The 4 Buddha statues of a height of about 82 cm that are enshrined at the Daikou-in temple in Nishifunabasama, Shibata-machi.
It is said that these statues sweat waterdrops when there is imminent disaster to the village and is also called "sweating Buddha".
There used to be a wooden temple at Honfunabasama but since it was falling down, it was transferred in 1969 to Daikou-in temple and it is now enshrined in a concrete structure for protection from fire. (The temple is usually kept locked)
The iron Buddha has a carving that says the 3rd year of Bunei period (1266) and is a cast from the Kamakura period (circa 1185-1333).
They were registered in Miyagi Prefecture as designated cultural property in April 18, 1969.
Lore surrounding Amidanyorai
Once upon a time, a daughter of a power and rich family was suffering from illness.
A monk who was journeying was consulted at that time, and was told that the "reason for the daughter's illness was the large snake living in the swamp". The monk continued and said "Create one ship and 5 steel statues of the Amidanyorai and sink these in the swamp and the daughter would get better".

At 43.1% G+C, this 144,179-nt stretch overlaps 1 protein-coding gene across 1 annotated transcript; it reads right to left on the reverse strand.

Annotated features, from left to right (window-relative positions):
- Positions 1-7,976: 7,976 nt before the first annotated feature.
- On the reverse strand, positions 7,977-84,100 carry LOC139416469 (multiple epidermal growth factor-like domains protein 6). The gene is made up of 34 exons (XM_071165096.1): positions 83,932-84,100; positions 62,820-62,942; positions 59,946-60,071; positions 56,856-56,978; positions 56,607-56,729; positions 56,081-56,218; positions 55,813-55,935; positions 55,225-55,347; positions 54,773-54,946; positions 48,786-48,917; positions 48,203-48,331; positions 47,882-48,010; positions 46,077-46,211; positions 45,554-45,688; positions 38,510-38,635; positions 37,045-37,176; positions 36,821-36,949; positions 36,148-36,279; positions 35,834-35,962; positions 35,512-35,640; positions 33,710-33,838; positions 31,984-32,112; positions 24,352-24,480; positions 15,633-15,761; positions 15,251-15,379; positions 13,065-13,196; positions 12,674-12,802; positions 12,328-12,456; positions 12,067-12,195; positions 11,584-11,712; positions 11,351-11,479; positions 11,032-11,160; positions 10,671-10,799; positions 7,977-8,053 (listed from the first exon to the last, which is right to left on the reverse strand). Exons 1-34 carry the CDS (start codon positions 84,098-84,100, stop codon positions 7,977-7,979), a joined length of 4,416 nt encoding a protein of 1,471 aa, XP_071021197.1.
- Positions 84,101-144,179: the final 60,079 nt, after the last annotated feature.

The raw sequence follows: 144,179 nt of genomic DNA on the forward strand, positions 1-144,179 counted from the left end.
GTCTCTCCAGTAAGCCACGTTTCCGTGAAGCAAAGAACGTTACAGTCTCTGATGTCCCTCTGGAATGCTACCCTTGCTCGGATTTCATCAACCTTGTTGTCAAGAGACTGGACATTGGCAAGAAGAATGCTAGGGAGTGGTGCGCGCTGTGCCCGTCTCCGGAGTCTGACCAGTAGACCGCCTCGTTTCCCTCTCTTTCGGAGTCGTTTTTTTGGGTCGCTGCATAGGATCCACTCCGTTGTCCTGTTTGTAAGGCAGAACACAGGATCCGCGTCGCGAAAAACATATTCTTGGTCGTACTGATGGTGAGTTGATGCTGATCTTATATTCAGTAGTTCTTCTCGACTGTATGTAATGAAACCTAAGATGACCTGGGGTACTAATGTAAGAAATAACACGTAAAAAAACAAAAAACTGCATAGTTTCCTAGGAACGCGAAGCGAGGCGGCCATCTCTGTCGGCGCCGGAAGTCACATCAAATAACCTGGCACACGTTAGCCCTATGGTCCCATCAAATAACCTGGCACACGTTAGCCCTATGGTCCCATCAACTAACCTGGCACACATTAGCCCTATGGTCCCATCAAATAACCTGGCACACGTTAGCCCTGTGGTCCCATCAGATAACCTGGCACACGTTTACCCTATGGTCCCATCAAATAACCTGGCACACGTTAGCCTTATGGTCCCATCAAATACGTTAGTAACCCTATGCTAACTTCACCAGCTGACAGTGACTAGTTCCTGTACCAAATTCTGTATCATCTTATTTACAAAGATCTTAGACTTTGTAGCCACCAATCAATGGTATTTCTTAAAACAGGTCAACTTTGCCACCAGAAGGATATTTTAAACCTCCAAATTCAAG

When they did as the monk suggested, the daughter recovered from her illness, and after pulling out only the 4 Amidanyorai statues, these were used to collect more faith from the people.
Shokozan, Daikou-in temple
Daikou-in temple is a temple for the Shingishingonshu sect and has a history of more than 1260 years, and is said to have had some historical relationship with the Shokozan Daikou-in temple in Yamagata Prefecture.
In the compound, the temple with the Amidanyorai statues, as well as the guardian deity of children and a large Fudomyooh (Acala) statue as well, and is a very large temple within Shibata-machi.